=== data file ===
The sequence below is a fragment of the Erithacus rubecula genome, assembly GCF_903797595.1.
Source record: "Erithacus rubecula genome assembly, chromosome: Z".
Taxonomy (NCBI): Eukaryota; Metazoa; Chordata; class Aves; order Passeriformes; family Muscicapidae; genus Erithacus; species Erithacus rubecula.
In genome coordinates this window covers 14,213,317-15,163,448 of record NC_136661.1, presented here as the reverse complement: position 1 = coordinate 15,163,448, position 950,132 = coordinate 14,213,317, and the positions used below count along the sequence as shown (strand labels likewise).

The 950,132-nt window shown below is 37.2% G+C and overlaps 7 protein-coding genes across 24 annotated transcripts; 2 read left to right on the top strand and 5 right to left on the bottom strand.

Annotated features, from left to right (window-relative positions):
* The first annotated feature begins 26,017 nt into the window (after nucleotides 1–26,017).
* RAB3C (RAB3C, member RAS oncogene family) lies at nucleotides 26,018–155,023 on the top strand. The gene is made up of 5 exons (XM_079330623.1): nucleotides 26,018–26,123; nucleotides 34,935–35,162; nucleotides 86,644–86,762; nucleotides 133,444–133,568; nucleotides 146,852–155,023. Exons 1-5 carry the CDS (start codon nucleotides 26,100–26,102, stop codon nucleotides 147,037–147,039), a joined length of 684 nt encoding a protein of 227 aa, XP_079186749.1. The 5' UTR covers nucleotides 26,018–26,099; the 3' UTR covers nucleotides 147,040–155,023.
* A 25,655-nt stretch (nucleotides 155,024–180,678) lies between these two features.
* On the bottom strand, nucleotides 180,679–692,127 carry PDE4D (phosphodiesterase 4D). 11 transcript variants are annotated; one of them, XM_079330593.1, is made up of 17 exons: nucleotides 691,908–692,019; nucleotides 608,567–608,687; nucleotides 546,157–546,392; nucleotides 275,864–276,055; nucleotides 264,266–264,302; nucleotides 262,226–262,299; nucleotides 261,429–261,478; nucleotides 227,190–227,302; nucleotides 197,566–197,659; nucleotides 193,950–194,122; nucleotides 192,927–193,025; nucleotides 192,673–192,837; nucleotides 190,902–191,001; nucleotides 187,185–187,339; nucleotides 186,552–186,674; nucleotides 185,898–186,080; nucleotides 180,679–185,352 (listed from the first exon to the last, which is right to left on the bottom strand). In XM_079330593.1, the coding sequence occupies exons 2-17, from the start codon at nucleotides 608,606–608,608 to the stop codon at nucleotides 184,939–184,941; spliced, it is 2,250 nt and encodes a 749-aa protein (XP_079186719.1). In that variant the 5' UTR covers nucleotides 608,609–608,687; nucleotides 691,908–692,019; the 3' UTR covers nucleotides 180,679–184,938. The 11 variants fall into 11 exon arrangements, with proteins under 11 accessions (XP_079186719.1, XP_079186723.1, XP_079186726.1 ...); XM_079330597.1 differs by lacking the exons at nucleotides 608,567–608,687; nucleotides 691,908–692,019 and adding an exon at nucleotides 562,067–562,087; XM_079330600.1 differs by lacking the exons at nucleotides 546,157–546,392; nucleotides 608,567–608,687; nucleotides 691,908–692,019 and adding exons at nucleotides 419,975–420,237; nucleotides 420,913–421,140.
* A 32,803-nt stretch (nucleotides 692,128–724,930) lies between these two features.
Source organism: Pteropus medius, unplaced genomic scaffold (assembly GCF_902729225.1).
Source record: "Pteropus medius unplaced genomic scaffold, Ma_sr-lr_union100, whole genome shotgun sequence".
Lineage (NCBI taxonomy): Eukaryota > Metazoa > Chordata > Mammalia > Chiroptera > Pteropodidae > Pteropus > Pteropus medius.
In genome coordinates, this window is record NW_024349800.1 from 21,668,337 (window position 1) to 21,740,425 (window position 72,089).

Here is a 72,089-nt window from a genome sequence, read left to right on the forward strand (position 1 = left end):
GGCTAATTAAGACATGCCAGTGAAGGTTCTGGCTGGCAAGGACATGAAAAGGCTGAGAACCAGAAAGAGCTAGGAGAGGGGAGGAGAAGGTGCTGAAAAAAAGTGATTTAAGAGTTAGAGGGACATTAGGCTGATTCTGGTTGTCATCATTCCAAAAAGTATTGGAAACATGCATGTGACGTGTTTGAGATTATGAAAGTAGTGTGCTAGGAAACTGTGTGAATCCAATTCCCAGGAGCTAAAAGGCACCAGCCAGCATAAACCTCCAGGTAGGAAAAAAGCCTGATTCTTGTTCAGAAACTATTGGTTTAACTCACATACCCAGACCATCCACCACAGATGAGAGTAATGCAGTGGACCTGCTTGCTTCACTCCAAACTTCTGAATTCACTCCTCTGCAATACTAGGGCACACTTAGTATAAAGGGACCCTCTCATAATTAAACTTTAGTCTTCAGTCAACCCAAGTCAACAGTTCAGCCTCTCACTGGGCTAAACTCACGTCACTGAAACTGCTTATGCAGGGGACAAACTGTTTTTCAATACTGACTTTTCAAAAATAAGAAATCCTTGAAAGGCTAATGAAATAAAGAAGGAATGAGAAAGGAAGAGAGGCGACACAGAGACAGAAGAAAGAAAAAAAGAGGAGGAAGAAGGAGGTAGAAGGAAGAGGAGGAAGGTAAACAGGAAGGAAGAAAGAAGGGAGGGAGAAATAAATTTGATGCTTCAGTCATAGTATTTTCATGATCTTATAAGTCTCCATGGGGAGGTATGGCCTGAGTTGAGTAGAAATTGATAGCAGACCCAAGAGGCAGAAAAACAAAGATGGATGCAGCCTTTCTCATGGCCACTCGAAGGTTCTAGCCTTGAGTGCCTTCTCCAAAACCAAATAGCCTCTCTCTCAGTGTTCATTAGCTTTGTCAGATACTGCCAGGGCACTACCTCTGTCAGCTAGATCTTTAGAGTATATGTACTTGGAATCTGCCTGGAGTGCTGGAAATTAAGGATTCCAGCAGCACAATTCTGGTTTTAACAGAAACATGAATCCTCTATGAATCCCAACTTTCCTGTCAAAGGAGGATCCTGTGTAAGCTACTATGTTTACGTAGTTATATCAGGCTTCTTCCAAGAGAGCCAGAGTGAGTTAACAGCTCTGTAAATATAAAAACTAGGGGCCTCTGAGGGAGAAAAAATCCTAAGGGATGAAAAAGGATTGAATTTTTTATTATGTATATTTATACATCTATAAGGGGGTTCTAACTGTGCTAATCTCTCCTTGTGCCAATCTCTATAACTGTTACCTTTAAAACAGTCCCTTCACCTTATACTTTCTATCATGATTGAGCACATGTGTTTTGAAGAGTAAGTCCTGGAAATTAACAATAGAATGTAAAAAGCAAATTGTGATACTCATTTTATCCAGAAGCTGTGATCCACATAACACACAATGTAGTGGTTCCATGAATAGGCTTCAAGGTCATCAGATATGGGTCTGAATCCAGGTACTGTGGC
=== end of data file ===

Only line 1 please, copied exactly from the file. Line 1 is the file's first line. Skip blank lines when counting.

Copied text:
The sequence below is a fragment of the Erithacus rubecula genome, assembly GCF_903797595.1.